logo logo

Trade deals boosting climate change: the food factor

All the versions of this article: [English] [Español] [français]

One recent study of a box of breakfast cereal found that eating a 100 gramme serving generates the equivalent of 264 grammes of CO2. Add milk to the cereal and the emissions go up by two to four times.

GRAIN | 26 October 2015

Trade deals boosting climate change: the food factor

The climate talks in Paris in December this year are viewed as a last chance for the world’s governments to commit to binding targets that might halt our march towards catastrophe. But in the countdown to Paris, many of these same governments have signed or are pushing a raft of ambitious trade and investment deals that would pre-empt measures that they could take to deal with climate change.

What we know of these deals so far, from the few texts that have leaked out of the secretive negotiations, is that they will lead to more production, more trade and more consumption of fossil fuels – at a time of global consensus on the need for reductions. In particular, the EU-Canada Comprehensive Economic and Trade Agreement and the EU-US Transatlantic Trade and Investment Partnership are expected to result in increased EU reliance on fossil fuel imports from North America, as well as a restriction of policy space to promote low carbon economies and renewables. The Trans-Pacific Partnership, a mega-pact involving 14 countries in Asia and the Americas that was concluded earlier this month, is expected to result in more gas exports from the US to the Pacific Rim countries. The new deals will also extend investor-state dispute settlement provisions which companies are already using through the North American Free Trade Agreement to reverse moratoriums on fracking and other popular environmental measures implemented by governments.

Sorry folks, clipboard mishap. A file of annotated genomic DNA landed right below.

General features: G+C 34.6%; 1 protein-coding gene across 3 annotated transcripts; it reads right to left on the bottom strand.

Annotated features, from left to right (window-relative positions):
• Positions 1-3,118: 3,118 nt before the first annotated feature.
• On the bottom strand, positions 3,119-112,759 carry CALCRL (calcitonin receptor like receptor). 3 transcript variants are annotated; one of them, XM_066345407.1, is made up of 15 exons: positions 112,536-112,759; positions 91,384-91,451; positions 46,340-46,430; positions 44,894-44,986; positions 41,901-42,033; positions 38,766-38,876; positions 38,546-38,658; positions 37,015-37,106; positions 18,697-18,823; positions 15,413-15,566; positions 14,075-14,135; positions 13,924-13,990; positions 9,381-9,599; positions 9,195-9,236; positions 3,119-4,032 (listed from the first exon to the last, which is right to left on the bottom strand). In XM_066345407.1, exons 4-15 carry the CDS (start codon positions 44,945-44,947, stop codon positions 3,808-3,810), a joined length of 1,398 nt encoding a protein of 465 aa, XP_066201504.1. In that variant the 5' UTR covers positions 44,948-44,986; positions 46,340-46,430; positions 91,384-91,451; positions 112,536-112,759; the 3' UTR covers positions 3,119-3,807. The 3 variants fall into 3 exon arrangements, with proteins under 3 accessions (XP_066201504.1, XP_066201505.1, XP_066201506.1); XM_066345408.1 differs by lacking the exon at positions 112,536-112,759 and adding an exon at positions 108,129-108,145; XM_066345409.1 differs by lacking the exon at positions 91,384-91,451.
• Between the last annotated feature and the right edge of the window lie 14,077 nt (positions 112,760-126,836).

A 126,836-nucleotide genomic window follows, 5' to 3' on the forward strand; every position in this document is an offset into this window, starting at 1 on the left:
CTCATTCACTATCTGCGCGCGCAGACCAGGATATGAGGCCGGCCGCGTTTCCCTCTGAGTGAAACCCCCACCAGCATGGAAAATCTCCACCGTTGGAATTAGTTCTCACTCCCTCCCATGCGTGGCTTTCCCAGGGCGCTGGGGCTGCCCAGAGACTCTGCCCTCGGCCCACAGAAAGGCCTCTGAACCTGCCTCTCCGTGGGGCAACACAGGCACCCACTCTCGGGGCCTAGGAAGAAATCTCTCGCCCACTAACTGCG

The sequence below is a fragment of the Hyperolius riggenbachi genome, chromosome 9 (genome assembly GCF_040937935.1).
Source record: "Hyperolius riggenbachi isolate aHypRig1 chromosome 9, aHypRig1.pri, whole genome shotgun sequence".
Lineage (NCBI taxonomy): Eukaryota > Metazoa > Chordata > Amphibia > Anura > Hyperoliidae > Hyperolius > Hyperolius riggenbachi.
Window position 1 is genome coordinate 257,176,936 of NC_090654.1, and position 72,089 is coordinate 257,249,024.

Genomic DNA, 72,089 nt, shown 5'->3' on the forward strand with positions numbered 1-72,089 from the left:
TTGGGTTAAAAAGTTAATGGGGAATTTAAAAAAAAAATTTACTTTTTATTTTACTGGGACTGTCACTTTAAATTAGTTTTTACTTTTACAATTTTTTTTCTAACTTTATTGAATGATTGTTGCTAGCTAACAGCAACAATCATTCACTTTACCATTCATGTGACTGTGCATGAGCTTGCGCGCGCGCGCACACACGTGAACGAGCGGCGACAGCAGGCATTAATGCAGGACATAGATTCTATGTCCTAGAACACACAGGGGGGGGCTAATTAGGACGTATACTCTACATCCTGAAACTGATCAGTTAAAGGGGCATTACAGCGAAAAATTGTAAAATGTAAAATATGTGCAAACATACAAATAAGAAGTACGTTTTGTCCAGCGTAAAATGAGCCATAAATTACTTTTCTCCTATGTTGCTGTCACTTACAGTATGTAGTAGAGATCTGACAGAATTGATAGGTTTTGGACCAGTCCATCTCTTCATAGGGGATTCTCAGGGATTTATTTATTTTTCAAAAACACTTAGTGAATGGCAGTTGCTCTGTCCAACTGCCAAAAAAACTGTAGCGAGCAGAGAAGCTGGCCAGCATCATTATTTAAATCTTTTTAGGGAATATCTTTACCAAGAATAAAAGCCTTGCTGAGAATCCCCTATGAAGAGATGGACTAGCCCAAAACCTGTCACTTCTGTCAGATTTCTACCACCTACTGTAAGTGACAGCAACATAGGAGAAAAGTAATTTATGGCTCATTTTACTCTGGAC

Less has been said about how the provisions dealing with food and agriculture in these deals will affect our climate. But the question is vital, because food and farming figure hugely in climate change. From deforestation to fertiliser use, and from factory farms to supermarket shelves, producing, transporting, consuming and wasting food account for around half of all greenhouse gas emissions. Since creating new channels for the flow of farm goods and changing regulatory and investment regimes for agribusiness and the food industry are high priorities in the current deals, there will undoubtedly be impacts on climate change – and likely negative ones, unless we do something about it.

We see seven main ways through which the food and agriculture components of today’s trade and investment deals will make the climate crisis worse.

Read the full report :

 source: GRAIN